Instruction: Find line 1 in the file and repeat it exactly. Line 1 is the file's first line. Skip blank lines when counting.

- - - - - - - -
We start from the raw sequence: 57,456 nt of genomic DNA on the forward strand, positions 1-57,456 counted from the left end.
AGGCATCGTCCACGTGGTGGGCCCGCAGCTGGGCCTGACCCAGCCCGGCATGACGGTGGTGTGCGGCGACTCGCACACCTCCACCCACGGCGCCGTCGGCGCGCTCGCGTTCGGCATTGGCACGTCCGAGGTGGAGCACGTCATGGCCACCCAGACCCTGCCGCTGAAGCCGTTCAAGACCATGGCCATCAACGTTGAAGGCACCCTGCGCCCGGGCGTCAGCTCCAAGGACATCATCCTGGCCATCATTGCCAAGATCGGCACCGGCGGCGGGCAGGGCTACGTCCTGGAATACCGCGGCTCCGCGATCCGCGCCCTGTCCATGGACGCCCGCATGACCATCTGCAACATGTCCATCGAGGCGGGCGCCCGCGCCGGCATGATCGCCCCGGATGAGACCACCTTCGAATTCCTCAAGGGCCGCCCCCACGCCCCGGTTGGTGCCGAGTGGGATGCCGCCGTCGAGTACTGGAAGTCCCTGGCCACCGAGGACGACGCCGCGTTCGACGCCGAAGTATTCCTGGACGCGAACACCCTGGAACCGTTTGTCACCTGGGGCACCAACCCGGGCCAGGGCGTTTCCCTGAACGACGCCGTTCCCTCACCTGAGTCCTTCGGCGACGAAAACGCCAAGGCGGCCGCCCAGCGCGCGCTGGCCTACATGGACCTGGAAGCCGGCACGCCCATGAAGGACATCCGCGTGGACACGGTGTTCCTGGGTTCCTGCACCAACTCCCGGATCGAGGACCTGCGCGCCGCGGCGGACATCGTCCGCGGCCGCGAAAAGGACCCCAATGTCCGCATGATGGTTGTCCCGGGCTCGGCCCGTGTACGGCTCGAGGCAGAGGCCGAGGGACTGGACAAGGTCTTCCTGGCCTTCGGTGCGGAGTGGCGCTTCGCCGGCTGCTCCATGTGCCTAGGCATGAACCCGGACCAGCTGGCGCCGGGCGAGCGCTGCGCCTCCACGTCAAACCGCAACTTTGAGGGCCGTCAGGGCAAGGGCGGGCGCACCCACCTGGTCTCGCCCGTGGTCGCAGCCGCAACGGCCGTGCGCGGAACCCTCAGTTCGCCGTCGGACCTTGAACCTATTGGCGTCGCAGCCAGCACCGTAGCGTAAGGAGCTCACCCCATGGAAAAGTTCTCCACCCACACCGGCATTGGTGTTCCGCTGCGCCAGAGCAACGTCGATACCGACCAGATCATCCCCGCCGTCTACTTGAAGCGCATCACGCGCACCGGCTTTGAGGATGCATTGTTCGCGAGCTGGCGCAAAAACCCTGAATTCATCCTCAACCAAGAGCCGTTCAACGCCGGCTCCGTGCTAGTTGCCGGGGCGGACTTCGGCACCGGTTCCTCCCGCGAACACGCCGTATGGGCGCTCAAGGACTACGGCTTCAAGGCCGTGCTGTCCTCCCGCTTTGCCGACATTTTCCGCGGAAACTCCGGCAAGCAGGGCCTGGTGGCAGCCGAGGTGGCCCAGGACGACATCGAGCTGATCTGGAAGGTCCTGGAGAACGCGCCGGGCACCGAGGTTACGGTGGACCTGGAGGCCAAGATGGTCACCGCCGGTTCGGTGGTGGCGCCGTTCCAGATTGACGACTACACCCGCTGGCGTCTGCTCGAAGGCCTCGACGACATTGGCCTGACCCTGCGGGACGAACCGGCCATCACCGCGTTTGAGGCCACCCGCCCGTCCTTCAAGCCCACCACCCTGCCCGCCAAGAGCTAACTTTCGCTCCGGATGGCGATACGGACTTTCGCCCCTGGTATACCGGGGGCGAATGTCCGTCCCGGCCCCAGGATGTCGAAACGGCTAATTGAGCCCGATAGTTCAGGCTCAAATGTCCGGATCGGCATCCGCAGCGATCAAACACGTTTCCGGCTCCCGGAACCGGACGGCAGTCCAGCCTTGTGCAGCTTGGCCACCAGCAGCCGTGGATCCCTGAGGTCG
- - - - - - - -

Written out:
We start from the raw sequence: 57,456 nt of genomic DNA on the forward strand, positions 1-57,456 counted from the left end.